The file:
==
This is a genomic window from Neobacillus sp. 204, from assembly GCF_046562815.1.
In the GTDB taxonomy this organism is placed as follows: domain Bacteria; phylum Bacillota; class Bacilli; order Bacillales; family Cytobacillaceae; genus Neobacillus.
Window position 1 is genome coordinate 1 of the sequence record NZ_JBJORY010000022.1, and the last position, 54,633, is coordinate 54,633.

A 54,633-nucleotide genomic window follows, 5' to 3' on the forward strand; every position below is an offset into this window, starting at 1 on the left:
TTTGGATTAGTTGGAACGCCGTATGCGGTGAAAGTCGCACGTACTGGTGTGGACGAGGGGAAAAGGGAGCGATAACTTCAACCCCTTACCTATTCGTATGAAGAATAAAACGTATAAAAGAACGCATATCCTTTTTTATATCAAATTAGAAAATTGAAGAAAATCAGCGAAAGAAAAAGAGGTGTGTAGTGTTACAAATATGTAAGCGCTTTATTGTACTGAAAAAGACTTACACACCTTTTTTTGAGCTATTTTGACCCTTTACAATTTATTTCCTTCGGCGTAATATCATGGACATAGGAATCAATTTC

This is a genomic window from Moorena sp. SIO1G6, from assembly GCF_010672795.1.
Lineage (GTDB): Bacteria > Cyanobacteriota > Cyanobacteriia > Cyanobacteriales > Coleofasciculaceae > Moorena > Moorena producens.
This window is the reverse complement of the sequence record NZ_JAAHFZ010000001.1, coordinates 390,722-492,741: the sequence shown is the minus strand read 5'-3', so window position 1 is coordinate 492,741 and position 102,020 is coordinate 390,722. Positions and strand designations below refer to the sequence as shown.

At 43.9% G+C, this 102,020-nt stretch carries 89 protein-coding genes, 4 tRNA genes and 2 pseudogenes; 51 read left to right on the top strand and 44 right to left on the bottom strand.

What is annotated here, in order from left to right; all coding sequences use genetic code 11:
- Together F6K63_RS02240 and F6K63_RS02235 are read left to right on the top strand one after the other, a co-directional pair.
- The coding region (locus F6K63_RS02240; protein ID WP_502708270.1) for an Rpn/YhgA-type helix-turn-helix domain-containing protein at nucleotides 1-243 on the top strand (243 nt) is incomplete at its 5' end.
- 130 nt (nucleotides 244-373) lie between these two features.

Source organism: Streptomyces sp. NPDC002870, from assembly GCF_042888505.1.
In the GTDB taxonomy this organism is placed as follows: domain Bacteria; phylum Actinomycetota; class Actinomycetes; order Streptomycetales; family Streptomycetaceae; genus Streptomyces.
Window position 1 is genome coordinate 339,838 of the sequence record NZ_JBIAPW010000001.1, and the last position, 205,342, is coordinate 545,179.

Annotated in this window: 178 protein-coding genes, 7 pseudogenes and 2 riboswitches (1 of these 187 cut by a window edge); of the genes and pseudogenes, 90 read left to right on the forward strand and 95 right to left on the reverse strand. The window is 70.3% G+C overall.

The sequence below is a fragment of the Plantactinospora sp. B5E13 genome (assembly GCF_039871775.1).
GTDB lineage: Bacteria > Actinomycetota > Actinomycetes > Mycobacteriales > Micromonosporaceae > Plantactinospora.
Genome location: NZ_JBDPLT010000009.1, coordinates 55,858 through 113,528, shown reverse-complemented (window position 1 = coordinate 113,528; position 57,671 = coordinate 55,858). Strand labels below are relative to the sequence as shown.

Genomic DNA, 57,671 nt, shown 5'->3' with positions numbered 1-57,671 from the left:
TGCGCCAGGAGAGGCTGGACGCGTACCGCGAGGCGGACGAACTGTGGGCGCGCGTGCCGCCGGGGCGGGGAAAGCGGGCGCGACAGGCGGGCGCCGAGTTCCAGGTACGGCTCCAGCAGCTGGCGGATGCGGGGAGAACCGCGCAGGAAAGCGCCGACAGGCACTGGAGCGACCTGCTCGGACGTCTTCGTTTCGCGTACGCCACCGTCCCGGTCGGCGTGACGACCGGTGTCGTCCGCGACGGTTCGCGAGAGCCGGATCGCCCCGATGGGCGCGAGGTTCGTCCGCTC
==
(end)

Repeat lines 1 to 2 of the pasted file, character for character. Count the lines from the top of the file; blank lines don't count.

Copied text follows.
This is a genomic window from Neobacillus sp. 204, from assembly GCF_046562815.1.
In the GTDB taxonomy this organism is placed as follows: domain Bacteria; phylum Bacillota; class Bacilli; order Bacillales; family Cytobacillaceae; genus Neobacillus.